Over the last several years, the SEC has brought a number of enforcement actions against proprietary trading firms for acting, in the SEC's view, as unregistered dealers. In defending against such allegations, these firms have often asserted that they are merely "traders" and that their transactions are not "part of a regular business," a term that is ambiguous at best. The SEC's proposed new rules would further define the phrase "as a part of a regular business" as used in the statute to make clear that certain entities engaging in "a routine pattern of buying and selling securities that has the effect of providing liquidity to other market participants" will be deemed "dealers" or "government securities dealers."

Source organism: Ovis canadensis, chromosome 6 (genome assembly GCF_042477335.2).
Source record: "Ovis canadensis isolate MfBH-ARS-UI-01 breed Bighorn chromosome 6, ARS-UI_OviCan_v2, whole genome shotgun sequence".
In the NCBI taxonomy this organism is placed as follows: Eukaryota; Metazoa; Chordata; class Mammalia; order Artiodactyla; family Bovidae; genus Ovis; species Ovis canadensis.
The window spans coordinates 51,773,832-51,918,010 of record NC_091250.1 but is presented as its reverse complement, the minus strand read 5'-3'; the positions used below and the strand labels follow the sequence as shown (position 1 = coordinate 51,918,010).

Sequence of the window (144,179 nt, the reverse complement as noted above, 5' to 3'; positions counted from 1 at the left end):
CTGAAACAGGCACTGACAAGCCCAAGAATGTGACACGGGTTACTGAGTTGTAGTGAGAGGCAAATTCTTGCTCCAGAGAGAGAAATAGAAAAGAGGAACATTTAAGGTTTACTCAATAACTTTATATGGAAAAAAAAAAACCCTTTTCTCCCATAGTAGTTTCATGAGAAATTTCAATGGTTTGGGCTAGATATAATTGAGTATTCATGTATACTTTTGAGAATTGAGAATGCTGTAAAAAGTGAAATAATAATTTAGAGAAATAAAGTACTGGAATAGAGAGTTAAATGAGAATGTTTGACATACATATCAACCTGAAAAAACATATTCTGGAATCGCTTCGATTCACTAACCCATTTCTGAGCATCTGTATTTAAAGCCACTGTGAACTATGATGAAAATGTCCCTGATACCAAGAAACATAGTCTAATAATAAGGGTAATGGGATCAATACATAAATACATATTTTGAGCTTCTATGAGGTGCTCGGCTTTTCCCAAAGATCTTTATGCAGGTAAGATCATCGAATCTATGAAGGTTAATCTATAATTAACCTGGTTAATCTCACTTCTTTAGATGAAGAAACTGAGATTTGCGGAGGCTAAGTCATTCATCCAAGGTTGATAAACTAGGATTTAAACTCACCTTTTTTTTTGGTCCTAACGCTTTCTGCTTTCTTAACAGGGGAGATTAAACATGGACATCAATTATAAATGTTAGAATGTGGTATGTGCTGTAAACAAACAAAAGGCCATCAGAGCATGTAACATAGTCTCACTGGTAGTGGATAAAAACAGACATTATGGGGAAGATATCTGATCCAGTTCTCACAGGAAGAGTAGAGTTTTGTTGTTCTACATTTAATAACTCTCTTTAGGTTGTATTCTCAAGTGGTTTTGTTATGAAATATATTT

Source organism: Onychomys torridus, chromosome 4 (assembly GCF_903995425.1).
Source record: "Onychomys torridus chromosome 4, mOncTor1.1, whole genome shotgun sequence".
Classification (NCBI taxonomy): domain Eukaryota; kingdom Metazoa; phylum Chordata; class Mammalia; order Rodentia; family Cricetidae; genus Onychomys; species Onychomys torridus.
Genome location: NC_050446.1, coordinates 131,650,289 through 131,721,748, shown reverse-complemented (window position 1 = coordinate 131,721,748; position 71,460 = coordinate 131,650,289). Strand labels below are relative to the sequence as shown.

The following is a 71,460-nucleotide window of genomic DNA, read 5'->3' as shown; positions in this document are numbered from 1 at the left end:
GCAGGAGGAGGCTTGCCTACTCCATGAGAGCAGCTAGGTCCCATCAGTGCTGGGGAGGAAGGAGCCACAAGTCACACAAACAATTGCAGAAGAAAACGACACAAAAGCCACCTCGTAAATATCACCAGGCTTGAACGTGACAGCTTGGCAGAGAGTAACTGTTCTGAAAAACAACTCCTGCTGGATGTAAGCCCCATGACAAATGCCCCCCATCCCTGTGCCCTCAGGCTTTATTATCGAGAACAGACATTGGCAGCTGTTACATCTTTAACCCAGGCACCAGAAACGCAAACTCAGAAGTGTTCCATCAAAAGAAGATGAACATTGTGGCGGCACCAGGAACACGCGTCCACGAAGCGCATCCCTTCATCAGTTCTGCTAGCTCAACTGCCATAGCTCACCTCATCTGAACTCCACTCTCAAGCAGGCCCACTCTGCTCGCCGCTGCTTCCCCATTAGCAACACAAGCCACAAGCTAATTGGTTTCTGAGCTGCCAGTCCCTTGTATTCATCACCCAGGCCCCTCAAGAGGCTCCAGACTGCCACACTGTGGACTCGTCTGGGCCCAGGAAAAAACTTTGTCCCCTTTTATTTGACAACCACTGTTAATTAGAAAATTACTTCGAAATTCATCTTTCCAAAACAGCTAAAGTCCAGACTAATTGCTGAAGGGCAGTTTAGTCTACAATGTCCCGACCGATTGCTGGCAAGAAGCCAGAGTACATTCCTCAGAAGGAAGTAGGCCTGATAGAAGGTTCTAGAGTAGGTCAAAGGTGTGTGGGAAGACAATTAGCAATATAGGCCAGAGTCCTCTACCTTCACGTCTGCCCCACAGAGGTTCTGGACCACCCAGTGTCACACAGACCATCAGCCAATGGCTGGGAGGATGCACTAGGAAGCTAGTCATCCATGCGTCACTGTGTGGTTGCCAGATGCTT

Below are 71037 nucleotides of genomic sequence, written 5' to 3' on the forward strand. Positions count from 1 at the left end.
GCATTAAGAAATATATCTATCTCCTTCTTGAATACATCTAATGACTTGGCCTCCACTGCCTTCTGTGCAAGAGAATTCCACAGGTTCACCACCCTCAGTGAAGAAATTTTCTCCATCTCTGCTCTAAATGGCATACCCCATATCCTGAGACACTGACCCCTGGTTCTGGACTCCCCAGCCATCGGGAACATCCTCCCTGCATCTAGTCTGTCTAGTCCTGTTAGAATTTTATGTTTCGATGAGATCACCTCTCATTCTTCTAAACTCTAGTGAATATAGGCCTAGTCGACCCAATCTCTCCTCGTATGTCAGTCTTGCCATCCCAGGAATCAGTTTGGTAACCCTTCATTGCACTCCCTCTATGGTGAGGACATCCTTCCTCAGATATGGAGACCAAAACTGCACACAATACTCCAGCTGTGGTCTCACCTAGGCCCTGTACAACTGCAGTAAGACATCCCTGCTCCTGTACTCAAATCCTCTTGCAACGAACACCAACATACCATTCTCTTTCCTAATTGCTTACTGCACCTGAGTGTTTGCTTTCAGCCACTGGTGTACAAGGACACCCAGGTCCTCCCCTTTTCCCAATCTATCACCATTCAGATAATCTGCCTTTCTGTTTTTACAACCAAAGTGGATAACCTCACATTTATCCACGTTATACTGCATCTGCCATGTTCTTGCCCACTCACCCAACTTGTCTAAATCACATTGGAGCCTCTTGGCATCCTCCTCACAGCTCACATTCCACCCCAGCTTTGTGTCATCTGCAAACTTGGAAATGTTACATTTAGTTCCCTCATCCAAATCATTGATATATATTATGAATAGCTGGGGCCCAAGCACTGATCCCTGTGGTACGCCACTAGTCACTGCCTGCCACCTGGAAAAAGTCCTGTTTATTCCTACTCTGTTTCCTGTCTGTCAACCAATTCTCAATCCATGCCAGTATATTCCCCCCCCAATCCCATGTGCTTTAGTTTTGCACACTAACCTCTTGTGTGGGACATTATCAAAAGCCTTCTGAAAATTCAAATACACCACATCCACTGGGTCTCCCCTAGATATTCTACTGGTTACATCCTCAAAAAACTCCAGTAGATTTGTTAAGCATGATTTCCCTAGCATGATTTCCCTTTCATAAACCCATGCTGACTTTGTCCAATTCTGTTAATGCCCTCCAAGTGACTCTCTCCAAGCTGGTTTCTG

"Dealer" Status Under Proposed Rule 3a5-4
Proposed Rule 3a5-4 sets forth three different qualitative tests for establishing whether a person's activities are "part of a regular business" of routinely providing liquidity:
- "Routinely making roughly comparable purchases and sales of the same or substantially similar securities in a day;"
- "Routinely expressing trading interests that are at or near the best available prices on both sides of the market and that are communicated and represented in a way that makes them accessible to other market participants;" or
- "Earning revenue primarily from capturing bid-ask spreads, by buying at the bid and selling at the offer, or from capturing any incentives offered by trading venues to liquidity-supplying trade interests."